It appears that in the Democratic mind, Economy = Employment. For the record, economy is defined as “The system or range of economic activity in a country, region, or community.” Employment is but one indicator of the overall economy, and it is a lagging indicator at that. This means that the employment rate is one of the things that will lend insight to where the economy was 3 – 12 months in the past.
When this is applied to the unemployment figures provided by the Bureau of Labor statistics it means that the start point of the current administration is not the 3.9% unemployment rate reported in Dec. 2000, but rather somewhere between the 4.3% rate in Mar 01 and the 5.7% rate in Dec 01. (This is also a pretty clear indicator of which direction the economy was headed before president Bush took office.) Given that the current unemployment rate is 5.5% and has been declining for the past 15 reported months, it is indicative that the economy has been improving for the past 18 months. Coincidentally, the 5.5% rate is the same average unemployment rate from 1995-96 under the Clinton administration which has been universally touted by the Democratic party, as the best in American history.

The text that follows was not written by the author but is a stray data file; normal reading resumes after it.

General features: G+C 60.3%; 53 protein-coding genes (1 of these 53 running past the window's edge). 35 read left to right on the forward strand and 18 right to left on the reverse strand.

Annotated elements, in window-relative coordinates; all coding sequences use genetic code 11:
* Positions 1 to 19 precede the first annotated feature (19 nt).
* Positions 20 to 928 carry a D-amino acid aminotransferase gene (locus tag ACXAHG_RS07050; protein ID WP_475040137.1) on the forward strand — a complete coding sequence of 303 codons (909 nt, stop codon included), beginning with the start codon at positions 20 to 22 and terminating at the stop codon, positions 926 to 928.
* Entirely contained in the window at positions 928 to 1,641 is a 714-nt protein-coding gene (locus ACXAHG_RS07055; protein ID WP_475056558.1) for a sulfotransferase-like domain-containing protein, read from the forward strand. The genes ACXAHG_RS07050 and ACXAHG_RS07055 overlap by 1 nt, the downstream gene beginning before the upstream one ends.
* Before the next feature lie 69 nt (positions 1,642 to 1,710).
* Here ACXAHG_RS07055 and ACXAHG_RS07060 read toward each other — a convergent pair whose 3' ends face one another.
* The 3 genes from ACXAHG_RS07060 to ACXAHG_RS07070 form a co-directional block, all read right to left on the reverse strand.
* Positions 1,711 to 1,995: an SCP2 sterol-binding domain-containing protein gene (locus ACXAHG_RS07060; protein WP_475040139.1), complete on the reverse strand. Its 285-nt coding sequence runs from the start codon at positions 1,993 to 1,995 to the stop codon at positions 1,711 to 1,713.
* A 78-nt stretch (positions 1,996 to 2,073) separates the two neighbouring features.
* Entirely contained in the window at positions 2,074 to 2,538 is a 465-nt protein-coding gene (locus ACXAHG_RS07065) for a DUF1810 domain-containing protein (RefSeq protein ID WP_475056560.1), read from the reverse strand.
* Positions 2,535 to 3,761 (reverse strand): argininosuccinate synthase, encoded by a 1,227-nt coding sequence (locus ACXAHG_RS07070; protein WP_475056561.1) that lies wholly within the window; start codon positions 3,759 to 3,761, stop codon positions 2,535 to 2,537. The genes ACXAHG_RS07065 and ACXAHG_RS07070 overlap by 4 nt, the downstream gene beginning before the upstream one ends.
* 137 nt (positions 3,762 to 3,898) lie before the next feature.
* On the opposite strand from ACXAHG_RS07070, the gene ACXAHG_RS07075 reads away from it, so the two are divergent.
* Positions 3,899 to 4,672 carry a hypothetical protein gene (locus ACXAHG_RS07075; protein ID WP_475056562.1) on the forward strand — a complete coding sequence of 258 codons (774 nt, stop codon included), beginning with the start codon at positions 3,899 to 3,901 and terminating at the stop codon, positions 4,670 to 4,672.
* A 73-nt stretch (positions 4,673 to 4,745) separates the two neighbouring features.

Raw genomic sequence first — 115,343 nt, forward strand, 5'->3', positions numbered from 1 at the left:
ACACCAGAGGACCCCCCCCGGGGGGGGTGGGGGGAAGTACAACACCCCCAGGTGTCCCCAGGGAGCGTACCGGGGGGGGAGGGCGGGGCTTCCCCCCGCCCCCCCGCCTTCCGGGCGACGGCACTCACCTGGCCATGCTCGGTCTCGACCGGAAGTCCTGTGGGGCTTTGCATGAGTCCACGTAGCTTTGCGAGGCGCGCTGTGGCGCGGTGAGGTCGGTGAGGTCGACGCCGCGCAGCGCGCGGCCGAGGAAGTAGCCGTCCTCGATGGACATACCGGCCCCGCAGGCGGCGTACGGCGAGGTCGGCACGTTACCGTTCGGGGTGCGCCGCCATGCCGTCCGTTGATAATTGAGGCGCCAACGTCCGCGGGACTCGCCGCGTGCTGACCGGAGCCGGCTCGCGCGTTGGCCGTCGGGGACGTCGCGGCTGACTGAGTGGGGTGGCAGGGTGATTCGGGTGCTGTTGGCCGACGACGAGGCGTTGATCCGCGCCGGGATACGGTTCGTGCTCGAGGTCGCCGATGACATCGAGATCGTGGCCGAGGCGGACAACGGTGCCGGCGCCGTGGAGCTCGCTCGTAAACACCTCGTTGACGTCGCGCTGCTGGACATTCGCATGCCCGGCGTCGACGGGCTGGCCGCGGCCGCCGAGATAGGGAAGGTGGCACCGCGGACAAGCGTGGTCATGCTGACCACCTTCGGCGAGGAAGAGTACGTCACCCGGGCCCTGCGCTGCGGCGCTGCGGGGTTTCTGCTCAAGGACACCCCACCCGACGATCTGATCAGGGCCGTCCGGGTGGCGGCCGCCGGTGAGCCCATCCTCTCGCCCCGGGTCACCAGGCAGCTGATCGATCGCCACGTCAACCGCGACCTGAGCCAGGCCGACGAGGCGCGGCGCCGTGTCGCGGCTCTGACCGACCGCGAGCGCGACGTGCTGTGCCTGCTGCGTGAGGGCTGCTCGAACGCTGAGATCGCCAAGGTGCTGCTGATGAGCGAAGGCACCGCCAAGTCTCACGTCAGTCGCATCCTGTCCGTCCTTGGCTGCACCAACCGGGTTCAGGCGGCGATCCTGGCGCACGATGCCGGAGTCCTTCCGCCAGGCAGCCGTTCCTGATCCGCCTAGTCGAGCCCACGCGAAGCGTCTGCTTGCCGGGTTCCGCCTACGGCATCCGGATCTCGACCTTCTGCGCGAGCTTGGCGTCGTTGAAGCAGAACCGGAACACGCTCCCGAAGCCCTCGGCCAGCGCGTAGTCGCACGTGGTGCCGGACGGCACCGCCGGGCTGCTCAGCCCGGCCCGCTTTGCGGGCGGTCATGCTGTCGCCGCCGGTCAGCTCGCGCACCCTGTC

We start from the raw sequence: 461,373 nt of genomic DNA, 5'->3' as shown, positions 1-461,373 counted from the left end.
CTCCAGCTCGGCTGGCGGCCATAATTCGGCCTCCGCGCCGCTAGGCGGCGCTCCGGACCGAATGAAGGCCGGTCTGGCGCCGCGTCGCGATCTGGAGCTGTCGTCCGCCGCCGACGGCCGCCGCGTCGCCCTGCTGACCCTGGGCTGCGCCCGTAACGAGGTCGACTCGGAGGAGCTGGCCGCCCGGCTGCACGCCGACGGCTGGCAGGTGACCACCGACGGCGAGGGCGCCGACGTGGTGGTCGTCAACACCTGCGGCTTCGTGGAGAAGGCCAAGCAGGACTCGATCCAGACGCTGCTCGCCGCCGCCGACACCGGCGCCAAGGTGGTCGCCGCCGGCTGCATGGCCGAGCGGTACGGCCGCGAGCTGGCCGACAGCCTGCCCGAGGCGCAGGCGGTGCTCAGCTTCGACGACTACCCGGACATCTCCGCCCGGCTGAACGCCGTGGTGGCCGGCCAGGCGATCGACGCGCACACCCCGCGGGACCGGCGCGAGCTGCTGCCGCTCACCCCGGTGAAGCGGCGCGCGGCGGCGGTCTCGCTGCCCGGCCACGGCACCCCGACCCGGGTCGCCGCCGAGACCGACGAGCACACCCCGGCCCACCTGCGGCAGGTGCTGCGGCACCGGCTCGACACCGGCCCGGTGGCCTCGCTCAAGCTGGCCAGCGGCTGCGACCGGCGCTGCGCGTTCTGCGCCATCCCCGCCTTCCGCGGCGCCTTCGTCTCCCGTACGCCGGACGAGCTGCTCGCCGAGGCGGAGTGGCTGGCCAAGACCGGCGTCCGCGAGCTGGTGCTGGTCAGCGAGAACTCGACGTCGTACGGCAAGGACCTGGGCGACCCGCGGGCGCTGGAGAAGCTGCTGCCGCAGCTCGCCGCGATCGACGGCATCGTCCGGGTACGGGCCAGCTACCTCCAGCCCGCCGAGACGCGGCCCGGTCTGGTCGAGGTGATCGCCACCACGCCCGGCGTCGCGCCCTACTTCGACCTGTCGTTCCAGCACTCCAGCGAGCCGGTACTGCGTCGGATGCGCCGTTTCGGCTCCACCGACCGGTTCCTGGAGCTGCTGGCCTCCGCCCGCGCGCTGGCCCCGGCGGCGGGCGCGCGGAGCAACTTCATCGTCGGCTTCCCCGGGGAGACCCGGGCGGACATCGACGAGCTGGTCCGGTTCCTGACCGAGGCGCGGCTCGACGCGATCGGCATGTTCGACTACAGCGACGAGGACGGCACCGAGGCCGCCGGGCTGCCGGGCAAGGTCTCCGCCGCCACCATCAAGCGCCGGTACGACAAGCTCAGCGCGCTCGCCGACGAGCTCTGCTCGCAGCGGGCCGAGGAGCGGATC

Someone will have to explain to me where Sen. Kerry is getting 3 million…I mean 2.5 million…I mean 2 million…I mean 1.8 million lost jobs figure that is recited every time he attempts to describe the economy over the past 4 years. I don’t mean this facetiously. The Bureau of Labor Statistics shows the employment level in Jan 2001 at 137.8 million and 139.6 million in July 2004. This is a 1.8 million increase in jobs but it is footnoted that “Data affected by changes in population controls in January 2000, January 2003 and January 2004.” Without knowing what those changes are, it’s impossible to use this data with any accuracy. What is the source of the lost jobs count?